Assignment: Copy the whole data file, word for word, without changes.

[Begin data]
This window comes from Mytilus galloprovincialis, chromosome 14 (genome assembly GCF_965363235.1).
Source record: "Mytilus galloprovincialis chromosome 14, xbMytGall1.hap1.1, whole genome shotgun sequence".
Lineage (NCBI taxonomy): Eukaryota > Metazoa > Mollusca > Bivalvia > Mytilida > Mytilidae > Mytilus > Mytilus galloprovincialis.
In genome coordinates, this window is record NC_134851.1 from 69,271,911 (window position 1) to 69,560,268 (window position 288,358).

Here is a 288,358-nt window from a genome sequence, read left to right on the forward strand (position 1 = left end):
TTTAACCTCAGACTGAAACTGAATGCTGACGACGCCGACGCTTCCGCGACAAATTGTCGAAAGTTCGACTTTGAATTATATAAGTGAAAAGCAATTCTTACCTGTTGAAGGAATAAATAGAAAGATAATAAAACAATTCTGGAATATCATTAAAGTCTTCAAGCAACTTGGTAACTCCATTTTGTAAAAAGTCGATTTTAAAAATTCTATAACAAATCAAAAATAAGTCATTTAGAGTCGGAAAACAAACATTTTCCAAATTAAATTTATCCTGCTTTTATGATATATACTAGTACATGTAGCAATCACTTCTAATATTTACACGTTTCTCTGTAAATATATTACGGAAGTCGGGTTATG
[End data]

This window comes from Mytilus galloprovincialis, chromosome 14 (genome assembly GCF_965363235.1).
Source record: "Mytilus galloprovincialis chromosome 14, xbMytGall1.hap1.1, whole genome shotgun sequence".
Lineage (NCBI taxonomy): Eukaryota > Metazoa > Mollusca > Bivalvia > Mytilida > Mytilidae > Mytilus > Mytilus galloprovincialis.
In genome coordinates, this window is record NC_134851.1 from 69,271,911 (window position 1) to 69,560,268 (window position 288,358).

Here is a 288,358-nt window from a genome sequence, read left to right on the forward strand (position 1 = left end):
TTTAACCTCAGACTGAAACTGAATGCTGACGACGCCGACGCTTCCGCGACAAATTGTCGAAAGTTCGACTTTGAATTATATAAGTGAAAAGCAATTCTTACCTGTTGAAGGAATAAATAGAAAGATAATAAAACAATTCTGGAATATCATTAAAGTCTTCAAGCAACTTGGTAACTCCATTTTGTAAAAAGTCGATTTTAAAAATTCTATAACAAATCAAAAATAAGTCATTTAGAGTCGGAAAACAAACATTTTCCAAATTAAATTTATCCTGCTTTTATGATATATACTAGTACATGTAGCAATCACTTCTAATATTTACACGTTTCTCTGTAAATATATTACGGAAGTCGGGTTATG